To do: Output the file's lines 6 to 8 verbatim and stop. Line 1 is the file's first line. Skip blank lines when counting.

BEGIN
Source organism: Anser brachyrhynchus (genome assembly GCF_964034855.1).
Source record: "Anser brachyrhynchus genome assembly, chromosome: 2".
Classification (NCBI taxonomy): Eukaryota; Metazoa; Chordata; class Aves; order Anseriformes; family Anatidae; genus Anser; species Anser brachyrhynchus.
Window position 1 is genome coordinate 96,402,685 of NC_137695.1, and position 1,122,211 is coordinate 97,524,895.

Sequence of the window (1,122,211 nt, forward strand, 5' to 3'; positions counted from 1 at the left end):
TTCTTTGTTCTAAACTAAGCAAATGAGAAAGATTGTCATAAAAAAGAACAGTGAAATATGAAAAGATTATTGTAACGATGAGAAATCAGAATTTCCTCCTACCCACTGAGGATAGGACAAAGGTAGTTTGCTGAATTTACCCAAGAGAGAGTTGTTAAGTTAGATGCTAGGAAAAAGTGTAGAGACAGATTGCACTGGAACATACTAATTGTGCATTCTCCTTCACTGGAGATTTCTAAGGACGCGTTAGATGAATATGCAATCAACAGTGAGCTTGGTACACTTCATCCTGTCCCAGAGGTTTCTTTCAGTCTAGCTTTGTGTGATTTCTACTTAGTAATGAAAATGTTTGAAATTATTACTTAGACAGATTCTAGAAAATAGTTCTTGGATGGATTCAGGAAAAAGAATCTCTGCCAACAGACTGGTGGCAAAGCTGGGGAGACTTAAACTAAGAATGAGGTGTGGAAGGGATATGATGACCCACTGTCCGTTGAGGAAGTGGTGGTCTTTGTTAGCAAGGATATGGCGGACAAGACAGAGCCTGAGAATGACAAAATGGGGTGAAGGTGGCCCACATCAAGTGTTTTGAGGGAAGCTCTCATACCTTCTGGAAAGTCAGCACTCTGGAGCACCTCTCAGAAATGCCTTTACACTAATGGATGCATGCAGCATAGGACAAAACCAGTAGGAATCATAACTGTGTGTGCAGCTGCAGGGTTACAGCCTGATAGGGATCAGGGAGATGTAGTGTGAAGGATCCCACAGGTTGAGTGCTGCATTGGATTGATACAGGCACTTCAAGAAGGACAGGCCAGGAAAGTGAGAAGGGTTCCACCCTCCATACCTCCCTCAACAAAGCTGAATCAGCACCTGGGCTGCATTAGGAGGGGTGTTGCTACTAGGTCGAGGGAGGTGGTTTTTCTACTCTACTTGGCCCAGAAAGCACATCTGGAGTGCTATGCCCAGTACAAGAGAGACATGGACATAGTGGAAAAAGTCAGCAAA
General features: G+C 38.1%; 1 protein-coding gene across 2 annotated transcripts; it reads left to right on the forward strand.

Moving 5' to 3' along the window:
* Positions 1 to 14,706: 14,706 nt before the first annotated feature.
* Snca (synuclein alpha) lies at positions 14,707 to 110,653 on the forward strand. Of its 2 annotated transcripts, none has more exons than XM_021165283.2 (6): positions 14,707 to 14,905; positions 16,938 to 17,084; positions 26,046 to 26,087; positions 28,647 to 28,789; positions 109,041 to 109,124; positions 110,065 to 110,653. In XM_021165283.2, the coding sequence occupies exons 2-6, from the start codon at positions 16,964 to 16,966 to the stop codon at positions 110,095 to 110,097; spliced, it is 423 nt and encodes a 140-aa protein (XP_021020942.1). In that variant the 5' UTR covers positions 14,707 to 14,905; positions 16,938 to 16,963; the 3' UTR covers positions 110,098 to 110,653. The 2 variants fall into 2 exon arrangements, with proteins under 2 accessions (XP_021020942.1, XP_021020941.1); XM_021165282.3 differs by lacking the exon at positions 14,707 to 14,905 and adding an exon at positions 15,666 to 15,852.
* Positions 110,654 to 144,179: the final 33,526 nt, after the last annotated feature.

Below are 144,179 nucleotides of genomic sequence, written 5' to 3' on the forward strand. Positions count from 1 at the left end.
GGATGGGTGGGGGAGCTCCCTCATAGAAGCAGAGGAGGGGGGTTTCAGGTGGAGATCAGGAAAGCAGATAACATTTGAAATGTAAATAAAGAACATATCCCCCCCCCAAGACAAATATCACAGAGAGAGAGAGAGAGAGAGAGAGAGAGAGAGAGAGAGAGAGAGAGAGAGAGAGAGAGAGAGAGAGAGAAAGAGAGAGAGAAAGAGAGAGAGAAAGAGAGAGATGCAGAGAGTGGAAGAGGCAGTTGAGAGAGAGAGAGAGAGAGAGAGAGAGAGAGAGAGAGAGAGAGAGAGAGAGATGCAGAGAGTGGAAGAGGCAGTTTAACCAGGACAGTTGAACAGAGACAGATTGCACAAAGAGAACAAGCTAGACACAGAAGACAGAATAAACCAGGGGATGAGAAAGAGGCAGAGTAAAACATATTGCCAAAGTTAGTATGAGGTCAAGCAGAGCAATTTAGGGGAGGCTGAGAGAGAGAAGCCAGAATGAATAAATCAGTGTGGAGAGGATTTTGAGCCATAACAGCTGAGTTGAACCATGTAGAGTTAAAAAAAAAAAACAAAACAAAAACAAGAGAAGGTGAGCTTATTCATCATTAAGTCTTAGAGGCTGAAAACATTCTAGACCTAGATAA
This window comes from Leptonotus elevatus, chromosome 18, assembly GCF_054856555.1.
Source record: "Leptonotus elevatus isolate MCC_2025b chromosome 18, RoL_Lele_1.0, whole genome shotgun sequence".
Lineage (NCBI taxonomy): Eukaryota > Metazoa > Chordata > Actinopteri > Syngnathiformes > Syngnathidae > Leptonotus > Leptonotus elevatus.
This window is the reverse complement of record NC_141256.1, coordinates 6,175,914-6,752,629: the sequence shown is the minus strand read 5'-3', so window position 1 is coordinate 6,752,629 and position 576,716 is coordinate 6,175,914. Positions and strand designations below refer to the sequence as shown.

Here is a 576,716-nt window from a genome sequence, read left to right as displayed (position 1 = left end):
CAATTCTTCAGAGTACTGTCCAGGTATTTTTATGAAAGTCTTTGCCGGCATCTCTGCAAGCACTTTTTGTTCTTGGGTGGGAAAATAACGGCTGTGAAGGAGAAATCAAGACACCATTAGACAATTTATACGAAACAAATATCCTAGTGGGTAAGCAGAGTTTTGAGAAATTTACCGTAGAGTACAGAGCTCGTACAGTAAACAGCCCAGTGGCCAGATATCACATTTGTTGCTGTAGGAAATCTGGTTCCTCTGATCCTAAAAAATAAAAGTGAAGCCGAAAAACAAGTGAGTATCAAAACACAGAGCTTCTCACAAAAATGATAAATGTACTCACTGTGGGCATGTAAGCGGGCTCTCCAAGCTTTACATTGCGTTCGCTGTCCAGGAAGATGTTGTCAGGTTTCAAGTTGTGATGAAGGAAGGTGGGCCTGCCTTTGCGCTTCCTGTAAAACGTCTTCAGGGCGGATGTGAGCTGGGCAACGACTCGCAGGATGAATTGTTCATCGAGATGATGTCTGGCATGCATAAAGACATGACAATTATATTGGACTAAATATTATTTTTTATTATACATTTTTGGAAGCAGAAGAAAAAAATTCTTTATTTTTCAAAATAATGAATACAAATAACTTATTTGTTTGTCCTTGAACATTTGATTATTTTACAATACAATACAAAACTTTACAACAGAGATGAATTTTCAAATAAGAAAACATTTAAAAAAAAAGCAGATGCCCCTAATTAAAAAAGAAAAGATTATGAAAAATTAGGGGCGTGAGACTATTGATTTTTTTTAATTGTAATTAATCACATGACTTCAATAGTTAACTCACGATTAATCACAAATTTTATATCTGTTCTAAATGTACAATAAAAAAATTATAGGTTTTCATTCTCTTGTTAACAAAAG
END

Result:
TTCTTTGTTCTAAACTAAGCAAATGAGAAAGATTGTCATAAAAAAGAACAGTGAAATATGAAAAGATTATTGTAACGATGAGAAATCAGAATTTCCTCCTACCCACTGAGGATAGGACAAAGGTAGTTTGCTGAATTTACCCAAGAGAGAGTTGTTAAGTTAGATGCTAGGAAAAAGTGTAGAGACAGATTGCACTGGAACATACTAATTGTGCATTCTCCTTCACTGGAGATTTCTAAGGACGCGTTAGATGAATATGCAATCAACAGTGAGCTTGGTACACTTCATCCTGTCCCAGAGGTTTCTTTCAGTCTAGCTTTGTGTGATTTCTACTTAGTAATGAAAATGTTTGAAATTATTACTTAGACAGATTCTAGAAAATAGTTCTTGGATGGATTCAGGAAAAAGAATCTCTGCCAACAGACTGGTGGCAAAGCTGGGGAGACTTAAACTAAGAATGAGGTGTGGAAGGGATATGATGACCCACTGTCCGTTGAGGAAGTGGTGGTCTTTGTTAGCAAGGATATGGCGGACAAGACAGAGCCTGAGAATGACAAAATGGGGTGAAGGTGGCCCACATCAAGTGTTTTGAGGGAAGCTCTCATACCTTCTGGAAAGTCAGCACTCTGGAGCACCTCTCAGAAATGCCTTTACACTAATGGATGCATGCAGCATAGGACAAAACCAGTAGGAATCATAACTGTGTGTGCAGCTGCAGGGTTACAGCCTGATAGGGATCAGGGAGATGTAGTGTGAAGGATCCCACAGGTTGAGTGCTGCATTGGATTGATACAGGCACTTCAAGAAGGACAGGCCAGGAAAGTGAGAAGGGTTCCACCCTCCATACCTCCCTCAACAAAGCTGAATCAGCACCTGGGCTGCATTAGGAGGGGTGTTGCTACTAGGTCGAGGGAGGTGGTTTTTCTACTCTACTTGGCCCAGAAAGCACATCTGGAGTGCTATGCCCAGTACAAGAGAGACATGGACATAGTGGAAAAAGTCAGCAAA
General features: G+C 38.1%; 1 protein-coding gene across 2 annotated transcripts; it reads left to right on the forward strand.

Moving 5' to 3' along the window: